October 23, 2017

Food and Water Safety After a Flood From the CDC

If you have been affected by Hurricane Harvey, or if you are in the path of Hurricane Irma, the CDC has some information you should know about food safety after a disaster or flood. First of all, always throw away any food that may have come into contact with flood or storm water. Also discard perishable foods, and those with an unusual color, odor, or texture. When in doubt, throw it out. Don't use your fireplace for cooking until the chimney has been inspected for cracks. Sparks can escape into your attic through a spark and start a fire. Remember that perishable foods, including meat, poultry, fish, eggs, dairy products, and leftovers, must be discarded when the power has been off for four hours or more, even if they are refrigerated. Any food that still contains ice crystals … [Read more...]

Food and Water Safety Advice for Hurricane Harvey

The FDA is offering food safety and water safety advice for anyone affected by Hurricane Harvey in Texas. Food can be rendered unsafe by power outages and by contact with flood waters. If the power went out and perishable food has been above 40°F for more than 2 hours (more than 1 hour if the air temperature is at 90°F or above) it must be discarded. Cooking won't make this food safe, since bacteria can produce toxins that heat will not destroy. If the items stayed below 40°F and you are sure of this, cook them thoroughly to a safe minimum internal temperature before eating. Once power has been restored, check the temperature of appliance thermometers in the freezer and fridge. If the thermometers are 40°F or below, the food in the freezer can be refrozen. If you didn't have a … [Read more...]

USDA’s Food Safety Tips for Louisiana Flood Victims

The U.S. Department of Agriculture (USDA) has compiled some food safety tips for residents of Louisiana affected by the flood and those living in parishes currently under flood warning. Parishes under flood warning include: Livingston, West Baton Rouge, Northern St. James, Northern St. John, Pointe Coupee, Iberville, East Baton Rouge, and Ascension. Those already affected include: Baton Rouge, Zachary, Baker, Denham Springs, Gonzales, Donaldsonville, Melville, Oak Hills Place, Far northern portions of Reserve, Far Northern Portions of Laplace, St. Gabriel, Walker, Gramercy, Addis, Lutcher, and Brusly. After a flood, don't eat any food including raw fruits and vegetables, or cartons of milk or eggs, that may have come into contact with flood water.  Throw away these foods and any … [Read more...]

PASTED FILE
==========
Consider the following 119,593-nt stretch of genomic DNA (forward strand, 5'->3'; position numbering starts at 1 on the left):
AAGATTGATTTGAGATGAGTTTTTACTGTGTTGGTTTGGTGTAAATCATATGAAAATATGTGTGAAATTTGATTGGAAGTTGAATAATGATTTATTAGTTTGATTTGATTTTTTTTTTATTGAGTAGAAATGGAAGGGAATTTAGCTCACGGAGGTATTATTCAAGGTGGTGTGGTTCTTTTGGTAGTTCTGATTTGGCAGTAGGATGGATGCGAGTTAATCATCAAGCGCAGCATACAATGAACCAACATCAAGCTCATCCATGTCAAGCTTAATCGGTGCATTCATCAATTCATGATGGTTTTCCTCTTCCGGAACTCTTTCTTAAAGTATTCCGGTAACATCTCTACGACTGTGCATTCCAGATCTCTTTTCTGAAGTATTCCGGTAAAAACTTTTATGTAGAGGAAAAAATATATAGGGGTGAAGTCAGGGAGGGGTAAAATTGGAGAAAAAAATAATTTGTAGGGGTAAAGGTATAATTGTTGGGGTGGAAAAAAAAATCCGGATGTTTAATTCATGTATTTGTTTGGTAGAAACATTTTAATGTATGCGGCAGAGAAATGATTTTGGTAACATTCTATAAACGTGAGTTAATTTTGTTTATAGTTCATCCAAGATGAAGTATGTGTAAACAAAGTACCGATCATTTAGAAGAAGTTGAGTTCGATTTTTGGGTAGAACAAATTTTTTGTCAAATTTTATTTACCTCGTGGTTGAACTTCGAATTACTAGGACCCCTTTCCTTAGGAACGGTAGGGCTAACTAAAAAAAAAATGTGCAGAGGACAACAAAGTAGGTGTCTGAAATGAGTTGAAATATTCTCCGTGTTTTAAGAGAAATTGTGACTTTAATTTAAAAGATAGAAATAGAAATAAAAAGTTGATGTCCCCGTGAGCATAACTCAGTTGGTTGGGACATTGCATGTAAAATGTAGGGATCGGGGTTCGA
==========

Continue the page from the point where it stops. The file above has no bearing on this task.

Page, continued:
Keep Food Safe After a Flood

There is terrible flooding in some parts of the United States. The FDA is offering advice on how to keep yourself safe from food poisoning after a flood. Flood water is usually filthy and filled with bacteria, viruses, and parasites. It can carry E. coli bacteria, Salmonella, Shigella, hepatitis A, and tetanus. If you have time before a flood or weather emergency, make sure you have appliance thermometers in your fridge or freezer. Freeze containers of water to help keep food cold in the fridge, freezer, or coolers. Have a supply of bottled water stored where it will be above the flood water. If flooding occurs, only use water from a safe source for drinking, preparing food, and for washing. Bottled water that has not been exposed to flood water is safest. If you don't have … [Read more...]

Food Safety After a Flood

Wondering about food safety after a flood? Here is what the U.S. Department of Agriculture’s (USDA) recommends: If you have advance notice of heavy rains that may produce floodwaters, buy jugs of water and shelf-stable foods that can feed your family for a few days and store them in an area flood waters are not likely to reach. Keep a jug of liquid bleach and a cooler in the same area. Find out where you can purchase dry ice. Buy appliance thermometers for your freezer and fridge. In the freezer, gather food together this will help it stay cold longer.  If you lose power, a refrigerator will keep food cold for about four hours if you keep the door closed. A full freezer will keep food at a safe temperature for about 48 hours,  a half-full freezer will keep food at a safe temperature … [Read more...]

USDA Tips for Florida and Alabama Residents Affected by Flooding